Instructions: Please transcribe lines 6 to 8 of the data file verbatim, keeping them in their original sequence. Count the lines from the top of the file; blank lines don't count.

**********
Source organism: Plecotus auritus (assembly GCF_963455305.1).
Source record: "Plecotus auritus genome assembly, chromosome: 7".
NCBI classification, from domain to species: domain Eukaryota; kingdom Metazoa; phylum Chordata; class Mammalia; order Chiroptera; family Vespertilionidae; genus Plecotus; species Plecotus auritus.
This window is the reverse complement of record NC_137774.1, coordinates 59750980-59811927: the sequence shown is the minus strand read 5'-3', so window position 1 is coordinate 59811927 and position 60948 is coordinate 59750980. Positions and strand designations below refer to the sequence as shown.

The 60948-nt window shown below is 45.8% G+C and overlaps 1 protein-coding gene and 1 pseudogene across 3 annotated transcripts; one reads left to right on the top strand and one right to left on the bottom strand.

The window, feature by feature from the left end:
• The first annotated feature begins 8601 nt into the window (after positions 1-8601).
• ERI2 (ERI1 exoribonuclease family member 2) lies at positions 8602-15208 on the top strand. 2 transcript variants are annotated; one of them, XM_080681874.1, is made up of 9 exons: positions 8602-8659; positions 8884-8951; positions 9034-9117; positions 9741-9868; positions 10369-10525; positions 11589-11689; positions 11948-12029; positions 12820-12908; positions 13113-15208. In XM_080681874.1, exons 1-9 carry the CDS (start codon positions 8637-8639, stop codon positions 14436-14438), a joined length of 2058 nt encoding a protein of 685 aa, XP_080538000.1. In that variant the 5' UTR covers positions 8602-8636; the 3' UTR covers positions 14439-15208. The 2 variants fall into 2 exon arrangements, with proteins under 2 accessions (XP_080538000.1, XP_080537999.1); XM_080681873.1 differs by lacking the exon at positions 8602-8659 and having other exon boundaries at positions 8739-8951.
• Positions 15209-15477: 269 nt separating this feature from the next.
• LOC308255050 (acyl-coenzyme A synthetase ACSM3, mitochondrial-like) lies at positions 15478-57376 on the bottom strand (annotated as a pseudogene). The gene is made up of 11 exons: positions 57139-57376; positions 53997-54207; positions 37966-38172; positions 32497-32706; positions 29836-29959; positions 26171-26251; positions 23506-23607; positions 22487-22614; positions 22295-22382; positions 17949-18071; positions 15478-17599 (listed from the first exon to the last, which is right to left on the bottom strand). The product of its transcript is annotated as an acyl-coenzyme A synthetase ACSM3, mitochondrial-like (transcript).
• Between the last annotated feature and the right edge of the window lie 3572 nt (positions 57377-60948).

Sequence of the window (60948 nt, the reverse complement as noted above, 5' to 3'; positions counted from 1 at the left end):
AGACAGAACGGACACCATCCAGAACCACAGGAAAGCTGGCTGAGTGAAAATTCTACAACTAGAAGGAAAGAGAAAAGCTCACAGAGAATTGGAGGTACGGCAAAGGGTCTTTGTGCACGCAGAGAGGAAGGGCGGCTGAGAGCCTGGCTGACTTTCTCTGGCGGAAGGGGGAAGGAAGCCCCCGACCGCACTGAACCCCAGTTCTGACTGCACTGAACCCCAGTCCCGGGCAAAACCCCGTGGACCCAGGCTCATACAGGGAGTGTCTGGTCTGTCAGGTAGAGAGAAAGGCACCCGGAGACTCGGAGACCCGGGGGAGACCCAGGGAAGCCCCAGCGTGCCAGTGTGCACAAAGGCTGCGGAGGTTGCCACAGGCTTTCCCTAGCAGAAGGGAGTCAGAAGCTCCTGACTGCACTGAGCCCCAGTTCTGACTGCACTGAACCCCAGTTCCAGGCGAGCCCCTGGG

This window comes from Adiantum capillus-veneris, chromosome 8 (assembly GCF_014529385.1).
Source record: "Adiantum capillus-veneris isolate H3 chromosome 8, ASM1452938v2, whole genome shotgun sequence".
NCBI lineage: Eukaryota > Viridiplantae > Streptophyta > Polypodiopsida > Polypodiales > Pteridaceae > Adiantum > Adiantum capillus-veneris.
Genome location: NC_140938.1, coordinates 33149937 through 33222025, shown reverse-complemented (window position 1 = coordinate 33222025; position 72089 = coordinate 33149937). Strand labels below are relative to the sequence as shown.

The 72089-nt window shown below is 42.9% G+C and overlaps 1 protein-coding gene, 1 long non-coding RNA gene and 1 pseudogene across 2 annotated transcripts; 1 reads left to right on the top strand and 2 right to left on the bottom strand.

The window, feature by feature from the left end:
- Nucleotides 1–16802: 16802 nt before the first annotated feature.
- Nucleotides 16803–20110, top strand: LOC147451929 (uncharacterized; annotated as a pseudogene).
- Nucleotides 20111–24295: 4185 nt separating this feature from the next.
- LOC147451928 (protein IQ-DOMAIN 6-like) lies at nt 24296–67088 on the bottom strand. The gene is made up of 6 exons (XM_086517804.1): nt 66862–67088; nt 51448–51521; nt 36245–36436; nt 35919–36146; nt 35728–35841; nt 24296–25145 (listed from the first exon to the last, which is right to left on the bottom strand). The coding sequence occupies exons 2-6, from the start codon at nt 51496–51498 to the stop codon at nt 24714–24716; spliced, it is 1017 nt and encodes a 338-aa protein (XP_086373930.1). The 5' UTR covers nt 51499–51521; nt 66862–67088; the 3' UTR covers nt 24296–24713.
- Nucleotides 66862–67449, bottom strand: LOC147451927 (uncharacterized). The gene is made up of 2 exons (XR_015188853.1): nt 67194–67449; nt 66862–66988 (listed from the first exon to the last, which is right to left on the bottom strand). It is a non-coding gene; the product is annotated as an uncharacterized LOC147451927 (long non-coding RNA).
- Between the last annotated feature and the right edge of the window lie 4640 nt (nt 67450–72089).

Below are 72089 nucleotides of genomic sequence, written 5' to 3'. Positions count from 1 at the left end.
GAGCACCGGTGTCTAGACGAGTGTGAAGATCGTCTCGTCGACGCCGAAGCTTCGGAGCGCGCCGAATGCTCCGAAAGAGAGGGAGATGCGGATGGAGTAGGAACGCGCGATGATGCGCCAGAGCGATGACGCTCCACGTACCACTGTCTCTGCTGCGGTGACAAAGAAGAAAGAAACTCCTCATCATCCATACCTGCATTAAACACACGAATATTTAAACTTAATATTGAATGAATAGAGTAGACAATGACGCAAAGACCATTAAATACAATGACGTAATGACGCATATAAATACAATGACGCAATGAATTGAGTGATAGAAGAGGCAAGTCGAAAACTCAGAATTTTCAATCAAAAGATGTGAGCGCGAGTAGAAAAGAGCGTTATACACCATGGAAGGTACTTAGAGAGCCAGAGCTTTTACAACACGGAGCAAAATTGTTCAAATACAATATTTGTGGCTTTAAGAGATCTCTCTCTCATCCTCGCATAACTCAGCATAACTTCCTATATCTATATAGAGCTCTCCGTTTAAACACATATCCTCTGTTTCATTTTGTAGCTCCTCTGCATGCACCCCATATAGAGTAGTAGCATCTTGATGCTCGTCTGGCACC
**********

The window, feature by feature from the left end:
• The first annotated feature begins 8601 nt into the window (after positions 1-8601).
• ERI2 (ERI1 exoribonuclease family member 2) lies at positions 8602-15208 on the top strand. 2 transcript variants are annotated; one of them, XM_080681874.1, is made up of 9 exons: positions 8602-8659; positions 8884-8951; positions 9034-9117; positions 9741-9868; positions 10369-10525; positions 11589-11689; positions 11948-12029; positions 12820-12908; positions 13113-15208. In XM_080681874.1, exons 1-9 carry the CDS (start codon positions 8637-8639, stop codon positions 14436-14438), a joined length of 2058 nt encoding a protein of 685 aa, XP_080538000.1. In that variant the 5' UTR covers positions 8602-8636; the 3' UTR covers positions 14439-15208. The 2 variants fall into 2 exon arrangements, with proteins under 2 accessions (XP_080538000.1, XP_080537999.1); XM_080681873.1 differs by lacking the exon at positions 8602-8659 and having other exon boundaries at positions 8739-8951.